There’s no way anyone can be the best musician they can without the proper equipment.
You might hear about the best guitar, but you might not hear much about which drum sticks are the best. That’s why we’ve made this mini-guide for finding the best ones for you.
Read Reviews First
There are plenty of reviews online about drum sticks. You might be tempted to go with whichever drum stick is most popular on these forums and websites.
But it’s important to know that there is no one perfect drum stick. Reviews are a great place to start, however, so you can look at what’s the most popular and run with that information.
Make sure to look up the best-reviewed drum sticks not only on websites that sell them but on blogs of musicians and artists that are the ones who use them. You can gain valuable information from the actual musicians who handle the equipment. Once you have done market research on drum sticks, you’ll need to go to the store and select which one you’d like to purchase.
The type of wood has a lot to do with the way the drums sound when you hit them. Drum sticks are typically made of maple, hickory, or white oak. Hickory is the most common and has a well-rounded sound. It also has excellent flexibility and impact resistance. Other types of wood include:
- Maple – Lighter than hickory, larger diameter without the weight. Softer and stiffer than hickory, but sounds brighter on drums.
- Oak – Dense and heavy, but transmits vibrations better. Durable and gives drums a dark sound.
- Laminated Birch – Heavy and durable with a deep sound.
- Carbon Fiber – Uncommon, but very durable with a longer lifespan than wood.
As you can see, choosing the wood isn’t as easy as reading reviews and selecting which one is the prettiest. Choose one that reflects the sound you’d like to hear from your drums. Next, we’ll go over drum stick tips.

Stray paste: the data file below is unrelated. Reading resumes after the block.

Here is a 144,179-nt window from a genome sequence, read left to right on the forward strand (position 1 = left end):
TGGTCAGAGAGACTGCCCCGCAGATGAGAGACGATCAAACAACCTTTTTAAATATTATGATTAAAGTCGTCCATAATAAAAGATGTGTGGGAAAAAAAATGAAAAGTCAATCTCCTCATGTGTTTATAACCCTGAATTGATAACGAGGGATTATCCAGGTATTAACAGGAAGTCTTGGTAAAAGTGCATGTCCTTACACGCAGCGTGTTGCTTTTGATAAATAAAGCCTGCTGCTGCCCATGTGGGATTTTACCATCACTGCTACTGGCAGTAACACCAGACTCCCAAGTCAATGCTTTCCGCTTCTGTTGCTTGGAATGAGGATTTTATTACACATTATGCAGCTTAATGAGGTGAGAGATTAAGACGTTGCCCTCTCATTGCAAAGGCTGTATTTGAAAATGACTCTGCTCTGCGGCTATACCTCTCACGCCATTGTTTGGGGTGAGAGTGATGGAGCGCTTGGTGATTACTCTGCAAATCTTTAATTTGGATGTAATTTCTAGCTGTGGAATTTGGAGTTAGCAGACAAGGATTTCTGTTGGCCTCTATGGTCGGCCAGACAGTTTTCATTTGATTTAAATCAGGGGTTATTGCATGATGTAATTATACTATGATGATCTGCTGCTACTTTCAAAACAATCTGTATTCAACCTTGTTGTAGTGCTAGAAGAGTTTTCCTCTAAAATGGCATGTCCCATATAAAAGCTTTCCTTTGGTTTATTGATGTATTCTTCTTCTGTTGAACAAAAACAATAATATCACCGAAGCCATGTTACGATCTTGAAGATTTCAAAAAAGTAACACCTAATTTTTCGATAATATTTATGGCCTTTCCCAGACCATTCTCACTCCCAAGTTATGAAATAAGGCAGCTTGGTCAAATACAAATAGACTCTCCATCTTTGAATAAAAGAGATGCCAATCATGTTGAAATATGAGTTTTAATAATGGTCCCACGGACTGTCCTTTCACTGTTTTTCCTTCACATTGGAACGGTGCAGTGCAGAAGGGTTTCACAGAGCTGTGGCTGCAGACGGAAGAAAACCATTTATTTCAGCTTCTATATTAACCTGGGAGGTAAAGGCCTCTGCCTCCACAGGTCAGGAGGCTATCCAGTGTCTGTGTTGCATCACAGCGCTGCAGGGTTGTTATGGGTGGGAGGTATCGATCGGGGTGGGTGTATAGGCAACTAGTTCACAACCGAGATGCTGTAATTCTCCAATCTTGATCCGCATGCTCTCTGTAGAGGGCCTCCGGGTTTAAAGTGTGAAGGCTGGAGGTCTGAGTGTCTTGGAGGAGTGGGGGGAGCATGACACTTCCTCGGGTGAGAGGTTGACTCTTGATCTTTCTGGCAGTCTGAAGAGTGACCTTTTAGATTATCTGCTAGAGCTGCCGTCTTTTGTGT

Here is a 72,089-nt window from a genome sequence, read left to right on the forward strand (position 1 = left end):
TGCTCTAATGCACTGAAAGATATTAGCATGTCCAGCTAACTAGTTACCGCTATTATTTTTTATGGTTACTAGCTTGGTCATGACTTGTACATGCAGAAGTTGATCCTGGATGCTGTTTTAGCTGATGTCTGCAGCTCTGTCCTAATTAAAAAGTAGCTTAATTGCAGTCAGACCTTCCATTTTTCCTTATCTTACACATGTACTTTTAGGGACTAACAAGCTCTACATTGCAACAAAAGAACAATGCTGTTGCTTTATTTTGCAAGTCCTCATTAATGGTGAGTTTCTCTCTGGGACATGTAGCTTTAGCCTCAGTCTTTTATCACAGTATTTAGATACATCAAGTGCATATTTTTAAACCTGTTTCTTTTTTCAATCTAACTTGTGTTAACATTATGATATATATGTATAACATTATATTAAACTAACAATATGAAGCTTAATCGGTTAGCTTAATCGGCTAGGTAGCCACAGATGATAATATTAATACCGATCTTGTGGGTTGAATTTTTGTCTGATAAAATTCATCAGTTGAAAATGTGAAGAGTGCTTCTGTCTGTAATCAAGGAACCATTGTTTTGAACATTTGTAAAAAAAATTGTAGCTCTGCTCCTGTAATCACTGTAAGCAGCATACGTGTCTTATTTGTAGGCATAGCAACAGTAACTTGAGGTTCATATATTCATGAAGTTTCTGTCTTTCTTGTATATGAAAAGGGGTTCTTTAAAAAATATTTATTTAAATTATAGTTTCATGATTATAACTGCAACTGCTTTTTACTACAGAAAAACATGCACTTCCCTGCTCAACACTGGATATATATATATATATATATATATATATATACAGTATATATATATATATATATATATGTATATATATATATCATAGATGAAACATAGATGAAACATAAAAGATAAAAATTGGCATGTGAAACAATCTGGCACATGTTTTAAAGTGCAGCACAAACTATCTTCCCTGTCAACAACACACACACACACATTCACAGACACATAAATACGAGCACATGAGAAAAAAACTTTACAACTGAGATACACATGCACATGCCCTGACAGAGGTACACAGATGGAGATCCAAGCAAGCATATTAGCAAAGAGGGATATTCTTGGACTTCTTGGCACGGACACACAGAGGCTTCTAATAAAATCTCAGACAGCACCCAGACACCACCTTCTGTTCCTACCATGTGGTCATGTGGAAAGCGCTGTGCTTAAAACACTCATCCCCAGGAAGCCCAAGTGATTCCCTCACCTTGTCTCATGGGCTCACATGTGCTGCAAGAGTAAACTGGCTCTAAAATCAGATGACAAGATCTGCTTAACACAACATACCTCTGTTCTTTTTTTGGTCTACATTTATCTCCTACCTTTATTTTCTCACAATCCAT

Tip Material and Shape
Choosing drum stick tips is a complicated process simply because you must select both shape and material. Tips can come in wood, nylon, or Delrin.
Nylon has a very bright sound and is durable, as well as keeping the original sound of the drum. Delrin is supposedly more durable than wood, but it’s more expensive. Wooden tips aren’t as articulate but have a much darker contact sound.
Tips can also come in almost any shape, including barrel, acorn, ball, and oval. Barrel tips are wide and flat, giving a dark sound. Acorn tips have a large contact surface (giving it a damp sound), but ball tips have a tiny contact surface (giving it a bright sound). Oval tips are somewhere in the middle.
Choose your tip material and shape based on the same criteria you chose your wood: What sound do you want from your drums?
Thickness and Varnish
Thicker drum sticks will have a different sound than thinner ones. The diameter of a drum stick changes the weight, so more intense-sounding bands will have thicker drum sticks to reflect their sound. More mild or light-sounding bands will use thinner drum sticks because they sound sweet on drums and cymbals. They’re also better for low-volume playing.
Finally, varnish. You’ll want to make sure the grip on the drum stick is enough so it won’t slide through your hands, but it’s slick enough to be easy to handle. The only way to know what kind of grip you like is to play the drums with the sticks.
Choosing drum sticks is difficult, but not impossible. With hard work and a good amount of background knowledge, you can find the perfect drum sticks for you.
Author: Buddy Iahn
Buddy Iahn founded The Music Universe when he decided to juxtapose his love of web design and music. As a lifelong drummer, he decided to take a hiatus from playing music to report it. The website began as a fun project in 2013 to one of the top independent news sites.